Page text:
• Autofocus performance. This is not the fastest when the lens is set to focus over the full range. I combat this by preparing in advance if I can and switching to 6m-infinity or 1.6-6m. This speeds the process up and is a method you can use on most occasions. I have had a few instances where the lens has just failed to focus but this is rare and I have remedied by re-focusing on something else before moving back to the original subject.

  • Lens Construction/Ergonomics. For the price this lens feels very solid, not on a par with the native 100-400 but certainly much better than something like the Tamron 150-600 which I have also owned and incidentally also took excellent images. the biggest issue I have found is the lack of a tripod mount. As one of my uses for this lens is to be able to shoot telephoto landscape images this is almost essential. I also really find the tripod foot is an invaluable carry handle when out shooting wildlife. Luckily I did my research before getting the lens and these can now be bought as third party items. I have yet to get this delivered but I will update this post when its arrived and in use.

  • Maximum Aperture. At 400mm the maximum aperture of the lens is F6.3 so it falls a little behind some of the competitors that tend to be slightly wider at F5.6. Because the Sony A7ii has such a fantastic ISO performance I have not found this an issue. As a photographer I have just adjusted a shot that i previously took at ISO320 to ISO400.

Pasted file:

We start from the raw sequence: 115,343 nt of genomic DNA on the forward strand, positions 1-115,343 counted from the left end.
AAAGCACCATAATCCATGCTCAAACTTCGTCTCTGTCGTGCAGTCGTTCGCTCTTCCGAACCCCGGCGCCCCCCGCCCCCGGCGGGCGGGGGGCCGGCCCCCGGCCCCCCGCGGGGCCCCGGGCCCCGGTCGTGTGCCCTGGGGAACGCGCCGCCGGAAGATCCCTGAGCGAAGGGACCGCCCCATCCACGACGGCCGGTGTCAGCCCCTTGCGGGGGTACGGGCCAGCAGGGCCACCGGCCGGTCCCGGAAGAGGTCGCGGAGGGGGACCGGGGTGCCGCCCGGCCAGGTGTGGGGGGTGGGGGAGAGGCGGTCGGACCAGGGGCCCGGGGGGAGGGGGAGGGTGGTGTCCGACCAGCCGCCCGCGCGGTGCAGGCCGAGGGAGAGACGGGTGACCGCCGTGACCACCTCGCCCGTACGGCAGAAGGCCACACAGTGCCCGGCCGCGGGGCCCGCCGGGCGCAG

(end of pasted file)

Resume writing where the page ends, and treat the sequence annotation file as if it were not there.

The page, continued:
• Reach. I suppose this was always going to be a challenge for me having come over from a cropped sensor camera to full frame. But I did not want to go for a longer lens for a number of reasons. As stated earlier I also needed the lens to double up as my telephoto landscape lens so the 100-400 range fitted the bill nicely. I also wild camp with the camera equipment so size and weight is also an issue. It is a compromise but one i am willing to live with and one with a possible solution.

  • The Future. As I indicated above I do have a plan that I think will give me everything I need to make this system perfect for my needs. As is often the case it involves the purchase of more kit, so whats on the cards, well I am looking at the possibility of getting a Sony A6300 to use as a backup. This will work with all my current lenses and with the added advantage of a crop sensor giving me extra reach if I need it for certain wildlife situations. I can also use the camera for vlogging when my youtube channel gets back up and running in the autumn.

Toad -Sony A7ii, Sigma 100-400. Reasonable Macro capability.

Toad -Sony A7ii, Sigma 100-400. Reasonable Macro capability.

In conclusion I think this lens is capable of providing pin sharp images with fair if not dazzling autofocus performance. For me it does everything i need it to do and will become part of a pretty perfect setup. As with all equipment it is a balancing act of compromise and using your knowledge and skill as a photographer to work around those little eccentricities that all lenses have. As always your comments are welcome and I would be particularly happy to hear from other photographers using this combination and there thoughts on its performance.